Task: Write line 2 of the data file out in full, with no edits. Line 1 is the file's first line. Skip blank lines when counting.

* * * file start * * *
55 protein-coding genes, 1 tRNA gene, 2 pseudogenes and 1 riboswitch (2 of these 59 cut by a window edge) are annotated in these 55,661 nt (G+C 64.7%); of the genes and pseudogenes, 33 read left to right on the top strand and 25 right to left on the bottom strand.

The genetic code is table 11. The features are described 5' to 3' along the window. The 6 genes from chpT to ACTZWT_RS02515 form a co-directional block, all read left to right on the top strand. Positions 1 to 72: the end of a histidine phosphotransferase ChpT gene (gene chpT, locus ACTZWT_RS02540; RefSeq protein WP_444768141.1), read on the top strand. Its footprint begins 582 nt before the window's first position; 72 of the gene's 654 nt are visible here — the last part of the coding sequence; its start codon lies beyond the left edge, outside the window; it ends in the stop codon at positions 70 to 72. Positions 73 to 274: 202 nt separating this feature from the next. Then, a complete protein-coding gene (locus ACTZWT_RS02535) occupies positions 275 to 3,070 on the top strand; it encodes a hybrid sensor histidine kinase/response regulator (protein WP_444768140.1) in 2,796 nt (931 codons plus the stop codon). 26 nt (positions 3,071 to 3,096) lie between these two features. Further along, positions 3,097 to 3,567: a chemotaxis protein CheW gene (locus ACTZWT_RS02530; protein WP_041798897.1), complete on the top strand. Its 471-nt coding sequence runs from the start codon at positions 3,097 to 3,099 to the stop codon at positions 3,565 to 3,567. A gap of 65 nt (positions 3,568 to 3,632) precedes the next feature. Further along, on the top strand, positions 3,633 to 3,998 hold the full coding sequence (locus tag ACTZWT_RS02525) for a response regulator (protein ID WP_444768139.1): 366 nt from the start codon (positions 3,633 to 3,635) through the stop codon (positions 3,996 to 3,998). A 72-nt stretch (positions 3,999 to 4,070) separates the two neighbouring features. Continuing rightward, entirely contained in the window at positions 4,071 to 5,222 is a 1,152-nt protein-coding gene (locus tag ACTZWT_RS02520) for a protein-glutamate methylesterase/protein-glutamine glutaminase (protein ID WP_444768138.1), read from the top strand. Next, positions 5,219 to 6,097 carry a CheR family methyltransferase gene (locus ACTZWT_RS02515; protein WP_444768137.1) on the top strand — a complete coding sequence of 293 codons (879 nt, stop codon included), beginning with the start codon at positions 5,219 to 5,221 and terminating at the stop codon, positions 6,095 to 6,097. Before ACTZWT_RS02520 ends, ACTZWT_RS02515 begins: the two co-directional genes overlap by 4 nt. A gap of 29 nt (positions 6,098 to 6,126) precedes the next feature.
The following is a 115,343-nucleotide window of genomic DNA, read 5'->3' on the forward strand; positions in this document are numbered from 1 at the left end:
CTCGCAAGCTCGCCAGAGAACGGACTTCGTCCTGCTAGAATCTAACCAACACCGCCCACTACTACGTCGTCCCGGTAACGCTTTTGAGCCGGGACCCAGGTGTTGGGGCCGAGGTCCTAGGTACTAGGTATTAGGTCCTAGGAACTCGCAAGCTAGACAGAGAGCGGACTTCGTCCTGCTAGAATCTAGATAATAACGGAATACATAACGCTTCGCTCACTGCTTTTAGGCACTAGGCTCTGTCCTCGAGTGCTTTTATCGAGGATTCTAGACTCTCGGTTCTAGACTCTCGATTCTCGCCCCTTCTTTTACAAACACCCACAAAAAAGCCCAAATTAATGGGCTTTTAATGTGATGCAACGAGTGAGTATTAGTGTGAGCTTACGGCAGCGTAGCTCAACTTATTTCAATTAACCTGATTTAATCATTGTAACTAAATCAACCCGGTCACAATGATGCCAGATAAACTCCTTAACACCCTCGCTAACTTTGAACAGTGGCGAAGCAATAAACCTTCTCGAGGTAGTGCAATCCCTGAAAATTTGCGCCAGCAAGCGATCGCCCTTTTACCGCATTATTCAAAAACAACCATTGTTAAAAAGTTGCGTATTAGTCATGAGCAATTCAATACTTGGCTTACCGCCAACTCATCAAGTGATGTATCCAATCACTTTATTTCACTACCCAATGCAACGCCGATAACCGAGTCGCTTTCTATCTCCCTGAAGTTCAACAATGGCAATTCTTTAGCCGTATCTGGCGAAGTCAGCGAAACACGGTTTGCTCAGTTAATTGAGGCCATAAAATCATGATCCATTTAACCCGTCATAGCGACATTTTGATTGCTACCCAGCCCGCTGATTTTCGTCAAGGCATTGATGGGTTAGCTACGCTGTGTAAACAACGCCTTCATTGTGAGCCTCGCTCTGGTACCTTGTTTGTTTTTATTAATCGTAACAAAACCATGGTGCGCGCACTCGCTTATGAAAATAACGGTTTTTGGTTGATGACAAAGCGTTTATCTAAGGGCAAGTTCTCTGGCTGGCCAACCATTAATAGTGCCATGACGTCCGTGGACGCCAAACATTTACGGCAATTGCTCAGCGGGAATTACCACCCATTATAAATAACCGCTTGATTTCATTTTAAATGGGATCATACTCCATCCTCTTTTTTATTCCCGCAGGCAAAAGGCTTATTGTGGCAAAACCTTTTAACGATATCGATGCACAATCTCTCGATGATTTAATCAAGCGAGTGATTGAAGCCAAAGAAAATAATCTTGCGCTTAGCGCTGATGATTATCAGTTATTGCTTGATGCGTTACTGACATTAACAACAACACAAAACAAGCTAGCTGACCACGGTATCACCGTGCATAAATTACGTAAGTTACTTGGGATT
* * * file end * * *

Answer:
The genetic code is table 11. The features are described 5' to 3' along the window. The 6 genes from chpT to ACTZWT_RS02515 form a co-directional block, all read left to right on the top strand. Positions 1 to 72: the end of a histidine phosphotransferase ChpT gene (gene chpT, locus ACTZWT_RS02540; RefSeq protein WP_444768141.1), read on the top strand. Its footprint begins 582 nt before the window's first position; 72 of the gene's 654 nt are visible here — the last part of the coding sequence; its start codon lies beyond the left edge, outside the window; it ends in the stop codon at positions 70 to 72. Positions 73 to 274: 202 nt separating this feature from the next. Then, a complete protein-coding gene (locus ACTZWT_RS02535) occupies positions 275 to 3,070 on the top strand; it encodes a hybrid sensor histidine kinase/response regulator (protein WP_444768140.1) in 2,796 nt (931 codons plus the stop codon). 26 nt (positions 3,071 to 3,096) lie between these two features. Further along, positions 3,097 to 3,567: a chemotaxis protein CheW gene (locus ACTZWT_RS02530; protein WP_041798897.1), complete on the top strand. Its 471-nt coding sequence runs from the start codon at positions 3,097 to 3,099 to the stop codon at positions 3,565 to 3,567. A gap of 65 nt (positions 3,568 to 3,632) precedes the next feature. Further along, on the top strand, positions 3,633 to 3,998 hold the full coding sequence (locus tag ACTZWT_RS02525) for a response regulator (protein ID WP_444768139.1): 366 nt from the start codon (positions 3,633 to 3,635) through the stop codon (positions 3,996 to 3,998). A 72-nt stretch (positions 3,999 to 4,070) separates the two neighbouring features. Continuing rightward, entirely contained in the window at positions 4,071 to 5,222 is a 1,152-nt protein-coding gene (locus tag ACTZWT_RS02520) for a protein-glutamate methylesterase/protein-glutamine glutaminase (protein ID WP_444768138.1), read from the top strand. Next, positions 5,219 to 6,097 carry a CheR family methyltransferase gene (locus ACTZWT_RS02515; protein WP_444768137.1) on the top strand — a complete coding sequence of 293 codons (879 nt, stop codon included), beginning with the start codon at positions 5,219 to 5,221 and terminating at the stop codon, positions 6,095 to 6,097. Before ACTZWT_RS02520 ends, ACTZWT_RS02515 begins: the two co-directional genes overlap by 4 nt. A gap of 29 nt (positions 6,098 to 6,126) precedes the next feature.